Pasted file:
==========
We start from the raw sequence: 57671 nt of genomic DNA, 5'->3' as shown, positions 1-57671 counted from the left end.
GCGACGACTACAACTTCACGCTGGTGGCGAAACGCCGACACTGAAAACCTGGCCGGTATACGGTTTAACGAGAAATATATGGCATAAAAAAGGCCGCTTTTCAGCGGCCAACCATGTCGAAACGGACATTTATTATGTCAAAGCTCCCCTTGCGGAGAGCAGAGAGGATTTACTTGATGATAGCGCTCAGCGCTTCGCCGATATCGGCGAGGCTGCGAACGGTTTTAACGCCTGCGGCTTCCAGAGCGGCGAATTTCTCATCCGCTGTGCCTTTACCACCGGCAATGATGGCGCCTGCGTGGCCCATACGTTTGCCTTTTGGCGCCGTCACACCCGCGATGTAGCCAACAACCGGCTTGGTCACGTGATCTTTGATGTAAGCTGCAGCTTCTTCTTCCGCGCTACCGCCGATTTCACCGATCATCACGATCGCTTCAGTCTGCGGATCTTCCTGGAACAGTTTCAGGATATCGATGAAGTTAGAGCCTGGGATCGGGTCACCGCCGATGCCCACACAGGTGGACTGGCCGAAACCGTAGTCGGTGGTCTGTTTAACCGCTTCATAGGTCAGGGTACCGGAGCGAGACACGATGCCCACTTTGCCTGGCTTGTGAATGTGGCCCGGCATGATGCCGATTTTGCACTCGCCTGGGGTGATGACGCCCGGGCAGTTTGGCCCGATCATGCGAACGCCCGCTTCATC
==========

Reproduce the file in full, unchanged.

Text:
We start from the raw sequence: 57671 nt of genomic DNA, 5'->3' as shown, positions 1-57671 counted from the left end.
GCGACGACTACAACTTCACGCTGGTGGCGAAACGCCGACACTGAAAACCTGGCCGGTATACGGTTTAACGAGAAATATATGGCATAAAAAAGGCCGCTTTTCAGCGGCCAACCATGTCGAAACGGACATTTATTATGTCAAAGCTCCCCTTGCGGAGAGCAGAGAGGATTTACTTGATGATAGCGCTCAGCGCTTCGCCGATATCGGCGAGGCTGCGAACGGTTTTAACGCCTGCGGCTTCCAGAGCGGCGAATTTCTCATCCGCTGTGCCTTTACCACCGGCAATGATGGCGCCTGCGTGGCCCATACGTTTGCCTTTTGGCGCCGTCACACCCGCGATGTAGCCAACAACCGGCTTGGTCACGTGATCTTTGATGTAAGCTGCAGCTTCTTCTTCCGCGCTACCGCCGATTTCACCGATCATCACGATCGCTTCAGTCTGCGGATCTTCCTGGAACAGTTTCAGGATATCGATGAAGTTAGAGCCTGGGATCGGGTCACCGCCGATGCCCACACAGGTGGACTGGCCGAAACCGTAGTCGGTGGTCTGTTTAACCGCTTCATAGGTCAGGGTACCGGAGCGAGACACGATGCCCACTTTGCCTGGCTTGTGAATGTGGCCCGGCATGATGCCGATTTTGCACTCGCCTGGGGTGATGACGCCCGGGCAGTTTGGCCCGATCATGCGAACGCCCGCTTCATC